Social media as well will be thought of along visual lines such as Instagram, YouTube, and Snapchat, messaging lines such as Twitter and LinkedIn and then hybrid lines such as Facebook. According to ZenithOptimedia, the daily time spent consuming online video will rise 20% in 2016. That is good for banks because research by 17Production found that bank customers that watched video retained the information at twice the rate had longer time on the host site and preferred video over text by 30%.
Some banks did a good job of this in 2016, but 2017 will see the community bank get even more involved in producing quality content that can be used by their small business customers. Look for banks to leverage economic forecasts, real estate information, risk management, finance and business performance information to help their small business customers while promoting the bank as thought leaders. Equally important will be the fact that content will help drive traffic through search and partnership links to further promote the bank. More traffic will allow banks to grow their newsletter effort and will increase the leverage of content to further help inbound marketing drive sales.
Speed will become a brand attribute for more and more banks as bankers across the nation better understand the strong correlation between the customer experience and the time it takes to complete a transaction. There are banks that can now open a new account in minutes on mobile by leveraging cell carrier data and other identification. More banks than ever are moving their loan processing to a completely digital platform which not only serves to speed things along but provides the customer with automatic updates and progress benchmarks.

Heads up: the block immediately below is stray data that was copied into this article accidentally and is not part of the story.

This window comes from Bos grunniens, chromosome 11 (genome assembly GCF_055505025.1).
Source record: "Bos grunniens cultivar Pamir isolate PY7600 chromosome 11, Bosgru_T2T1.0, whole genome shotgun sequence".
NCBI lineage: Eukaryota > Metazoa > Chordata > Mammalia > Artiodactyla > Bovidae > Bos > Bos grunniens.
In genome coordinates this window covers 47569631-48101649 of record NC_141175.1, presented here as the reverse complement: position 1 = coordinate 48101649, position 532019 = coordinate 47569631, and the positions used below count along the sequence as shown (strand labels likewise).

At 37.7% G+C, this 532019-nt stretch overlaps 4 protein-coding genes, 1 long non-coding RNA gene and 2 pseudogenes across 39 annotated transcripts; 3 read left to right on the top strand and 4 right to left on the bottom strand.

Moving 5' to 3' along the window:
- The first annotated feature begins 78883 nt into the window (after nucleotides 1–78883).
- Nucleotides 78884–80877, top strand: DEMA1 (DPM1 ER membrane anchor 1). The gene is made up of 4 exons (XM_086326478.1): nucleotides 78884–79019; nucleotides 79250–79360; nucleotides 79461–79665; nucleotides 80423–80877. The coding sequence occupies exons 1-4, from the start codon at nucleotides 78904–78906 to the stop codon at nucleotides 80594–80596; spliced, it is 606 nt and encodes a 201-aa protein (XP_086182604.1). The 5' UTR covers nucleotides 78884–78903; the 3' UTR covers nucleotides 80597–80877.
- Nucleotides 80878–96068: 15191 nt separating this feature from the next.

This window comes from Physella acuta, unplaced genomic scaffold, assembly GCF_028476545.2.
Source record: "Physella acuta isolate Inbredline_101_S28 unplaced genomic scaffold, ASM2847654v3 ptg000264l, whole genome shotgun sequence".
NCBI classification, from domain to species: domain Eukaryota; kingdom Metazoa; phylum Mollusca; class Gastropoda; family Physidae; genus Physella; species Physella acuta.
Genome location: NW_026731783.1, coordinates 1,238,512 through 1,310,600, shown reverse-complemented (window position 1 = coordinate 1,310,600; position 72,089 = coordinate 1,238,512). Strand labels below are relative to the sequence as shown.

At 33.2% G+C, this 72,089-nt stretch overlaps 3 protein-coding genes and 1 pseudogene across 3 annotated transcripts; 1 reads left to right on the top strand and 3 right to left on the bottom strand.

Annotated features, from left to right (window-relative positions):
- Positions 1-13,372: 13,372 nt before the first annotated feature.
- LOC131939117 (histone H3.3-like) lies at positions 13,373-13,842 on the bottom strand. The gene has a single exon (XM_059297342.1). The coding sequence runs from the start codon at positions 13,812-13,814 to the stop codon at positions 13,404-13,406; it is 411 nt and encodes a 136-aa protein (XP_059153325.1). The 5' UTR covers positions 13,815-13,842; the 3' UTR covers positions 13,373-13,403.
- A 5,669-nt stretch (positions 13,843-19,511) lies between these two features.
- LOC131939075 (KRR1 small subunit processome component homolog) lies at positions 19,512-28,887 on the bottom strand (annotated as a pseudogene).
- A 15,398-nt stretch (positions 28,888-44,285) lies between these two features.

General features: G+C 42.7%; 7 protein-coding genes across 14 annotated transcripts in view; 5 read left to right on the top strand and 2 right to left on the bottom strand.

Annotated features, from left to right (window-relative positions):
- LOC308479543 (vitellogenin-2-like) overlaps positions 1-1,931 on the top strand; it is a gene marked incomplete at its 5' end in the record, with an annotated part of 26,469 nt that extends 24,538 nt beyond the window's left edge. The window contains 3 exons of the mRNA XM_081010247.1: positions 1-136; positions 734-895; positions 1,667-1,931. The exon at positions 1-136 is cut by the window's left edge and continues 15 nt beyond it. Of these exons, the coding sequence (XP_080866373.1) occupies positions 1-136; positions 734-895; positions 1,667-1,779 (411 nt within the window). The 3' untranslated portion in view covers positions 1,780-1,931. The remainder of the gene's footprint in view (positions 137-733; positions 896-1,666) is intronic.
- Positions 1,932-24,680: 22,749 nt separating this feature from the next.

Also along these lines, look for more banks to experiment with location-based help. Already several community banks have this, and we look for more to roll out products in 2017. Click an app and the bank will know what products you utilize and where you are to better get you to the right person to help.
Digital, Video, And Mobile